Students demonstrate their ability to deliver a Product or Prototype to an agreed scope. In doing so, students also demonstrate their capacity to solve problems, create solutions, work with teams, communicate professionally, and manage time and tasks.

Objective(s):

This assessment task addresses the following subject learning objectives (SLOs):

3, 7, 8 and 9

This assessment task contributes to the development of the following Course Intended Learning Outcomes (CILOs):

D.1

Type: Project
Groupwork: Individual
Weight: 30%

Assessment task 5: Personal Design Journal

Intent:

Creation of a Personal Design Journal that allows each student to record and reflect on their process and experiences in completing both their Individual Learning Contract as well as their project (product) journey.

Objective(s):

This assessment task addresses the following subject learning objectives (SLOs):

5

This assessment task contributes to the development of the following Course Intended Learning Outcomes (CILOs):

F.1

Type: Journal
Groupwork: Individual
Weight: 10%

Minimum requirements

In order to pass the subject, a student must achieve an overall mark of 50% or more.

References

Programming for Mechatronic Systems

[1] Elliot B. Koffman & Paul A.T. Wolfgang, Objects, Abstraction, Data Structures and Design Using C++, John Wiley & Sons, Inc
ISBN 0-471-46755-3

[2] Roberts, E.,Programming abstractions in C++, Pearson, 2014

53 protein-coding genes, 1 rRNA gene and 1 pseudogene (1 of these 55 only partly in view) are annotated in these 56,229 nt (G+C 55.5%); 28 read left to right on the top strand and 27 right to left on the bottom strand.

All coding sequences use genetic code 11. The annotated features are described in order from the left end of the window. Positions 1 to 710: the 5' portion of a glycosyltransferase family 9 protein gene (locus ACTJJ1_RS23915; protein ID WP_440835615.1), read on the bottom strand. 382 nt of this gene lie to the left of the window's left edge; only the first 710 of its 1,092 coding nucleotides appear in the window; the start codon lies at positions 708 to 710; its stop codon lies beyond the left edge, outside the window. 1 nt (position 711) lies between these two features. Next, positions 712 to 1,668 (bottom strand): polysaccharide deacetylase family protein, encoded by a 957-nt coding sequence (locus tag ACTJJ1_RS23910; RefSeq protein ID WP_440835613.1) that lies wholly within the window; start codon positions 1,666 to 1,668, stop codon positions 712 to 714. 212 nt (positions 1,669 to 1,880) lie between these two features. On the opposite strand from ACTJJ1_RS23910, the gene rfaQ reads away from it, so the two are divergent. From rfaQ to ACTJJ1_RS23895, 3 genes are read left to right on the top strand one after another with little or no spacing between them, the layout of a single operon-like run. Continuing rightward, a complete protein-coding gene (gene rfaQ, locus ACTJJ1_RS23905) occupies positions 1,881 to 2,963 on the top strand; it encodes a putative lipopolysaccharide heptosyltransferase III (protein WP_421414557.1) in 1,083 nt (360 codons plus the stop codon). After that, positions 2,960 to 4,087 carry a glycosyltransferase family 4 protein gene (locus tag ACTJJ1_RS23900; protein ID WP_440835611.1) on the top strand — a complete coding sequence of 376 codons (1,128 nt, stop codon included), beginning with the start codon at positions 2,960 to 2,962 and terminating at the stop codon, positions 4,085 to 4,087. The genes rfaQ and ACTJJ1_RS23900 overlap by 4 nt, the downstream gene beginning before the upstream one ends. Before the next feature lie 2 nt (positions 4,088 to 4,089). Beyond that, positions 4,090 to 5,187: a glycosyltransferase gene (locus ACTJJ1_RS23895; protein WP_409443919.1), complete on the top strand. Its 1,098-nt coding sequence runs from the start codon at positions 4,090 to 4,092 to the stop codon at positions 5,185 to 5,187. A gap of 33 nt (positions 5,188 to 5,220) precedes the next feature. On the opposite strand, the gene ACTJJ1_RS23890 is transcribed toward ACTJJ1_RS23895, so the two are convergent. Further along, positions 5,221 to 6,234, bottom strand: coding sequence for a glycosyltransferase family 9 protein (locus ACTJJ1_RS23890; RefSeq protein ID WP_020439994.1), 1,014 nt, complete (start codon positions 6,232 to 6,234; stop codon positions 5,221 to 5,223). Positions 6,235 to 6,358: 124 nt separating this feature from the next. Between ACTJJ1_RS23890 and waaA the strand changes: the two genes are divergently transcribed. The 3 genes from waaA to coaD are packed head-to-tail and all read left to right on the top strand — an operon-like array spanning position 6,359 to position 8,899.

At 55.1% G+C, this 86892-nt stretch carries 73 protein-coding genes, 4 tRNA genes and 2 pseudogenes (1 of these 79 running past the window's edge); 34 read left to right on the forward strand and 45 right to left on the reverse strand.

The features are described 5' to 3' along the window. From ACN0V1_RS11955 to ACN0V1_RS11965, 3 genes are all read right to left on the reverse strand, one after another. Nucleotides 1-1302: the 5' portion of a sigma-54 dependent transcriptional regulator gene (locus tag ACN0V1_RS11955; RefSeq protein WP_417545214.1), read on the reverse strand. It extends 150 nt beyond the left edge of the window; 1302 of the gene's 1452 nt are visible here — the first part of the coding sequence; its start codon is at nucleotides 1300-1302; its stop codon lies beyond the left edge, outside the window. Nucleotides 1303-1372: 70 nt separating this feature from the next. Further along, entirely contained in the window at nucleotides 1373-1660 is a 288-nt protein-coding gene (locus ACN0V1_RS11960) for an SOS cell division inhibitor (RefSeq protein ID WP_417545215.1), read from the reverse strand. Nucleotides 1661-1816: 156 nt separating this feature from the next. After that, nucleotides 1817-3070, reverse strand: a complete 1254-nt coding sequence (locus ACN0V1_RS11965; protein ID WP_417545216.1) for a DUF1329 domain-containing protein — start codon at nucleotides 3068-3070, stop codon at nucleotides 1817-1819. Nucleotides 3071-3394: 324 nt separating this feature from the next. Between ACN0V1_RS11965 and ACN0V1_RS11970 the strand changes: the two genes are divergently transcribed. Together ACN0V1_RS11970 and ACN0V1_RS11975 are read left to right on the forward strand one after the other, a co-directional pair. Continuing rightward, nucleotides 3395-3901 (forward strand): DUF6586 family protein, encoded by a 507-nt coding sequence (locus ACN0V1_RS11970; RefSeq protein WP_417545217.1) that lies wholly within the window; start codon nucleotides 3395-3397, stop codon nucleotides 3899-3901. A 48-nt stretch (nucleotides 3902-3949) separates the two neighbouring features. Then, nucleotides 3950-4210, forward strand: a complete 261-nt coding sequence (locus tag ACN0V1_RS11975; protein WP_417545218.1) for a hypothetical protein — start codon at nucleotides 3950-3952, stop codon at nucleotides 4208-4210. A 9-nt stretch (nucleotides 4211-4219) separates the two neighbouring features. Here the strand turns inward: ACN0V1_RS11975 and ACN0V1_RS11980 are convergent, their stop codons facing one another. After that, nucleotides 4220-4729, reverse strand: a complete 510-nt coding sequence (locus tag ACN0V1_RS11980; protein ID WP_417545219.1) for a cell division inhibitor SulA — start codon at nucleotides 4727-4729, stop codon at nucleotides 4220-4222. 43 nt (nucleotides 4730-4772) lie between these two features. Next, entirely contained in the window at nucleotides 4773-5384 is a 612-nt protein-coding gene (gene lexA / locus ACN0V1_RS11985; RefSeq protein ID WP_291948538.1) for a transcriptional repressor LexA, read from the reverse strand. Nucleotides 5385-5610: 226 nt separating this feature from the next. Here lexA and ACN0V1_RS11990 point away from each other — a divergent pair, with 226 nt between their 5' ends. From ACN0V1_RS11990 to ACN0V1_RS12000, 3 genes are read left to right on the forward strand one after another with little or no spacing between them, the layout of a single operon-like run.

[3] D. Ryan Stephens; Christopher Diggins; Jonathan Turkanis, Jeff Cogswell, C++ Cookbook, O'Reilly Media, Inc., 2005

[4] Lippman, Stanley B, C++ primer, Addison-Wesley, 2005

Sensors and Control

[1] Nixon, Mark S, Feature extraction & image processing for computer vision, Oxford : Academic, 2012

[2] Introduction to Sensors for Ranging and Imaging by Graham Brooker, Sci Tech Publishing Inc., 2009

[3] Image Processing Toolbox, https://au.mathworks.com/products/image.html

[4] Image Acquisition Toolbox, https://au.mathworks.com/products/imaq.html

[5] Camera Calibration Toolbox, http://www.vision.caltech.edu/bouguetj/calib_doc/

[6] Katsuhiko Ogata, Modern Control Engineering, (3rd Edition)

[7] Jefferey B. Burl, Linear Optimal Control, Addison Wesley.

[8] Control Tutorial for MATLAB, http://www.engin.umich.edu/group/ctm/state/state.html

[9] J.M. MacIejowski, Multivariable Feedback Design, Addison-Wesley, 1989

[10] Branislav Kisacanin, Gyan C. Agarwal, Linear Control Systems: With Solved Problems and MATLAB Examples

[11] Control system toolbox, http://www.mathworks.com/products/control/

[12] Katsuhiko Ogata, Discrete-Time Control Systems (2nd Edition)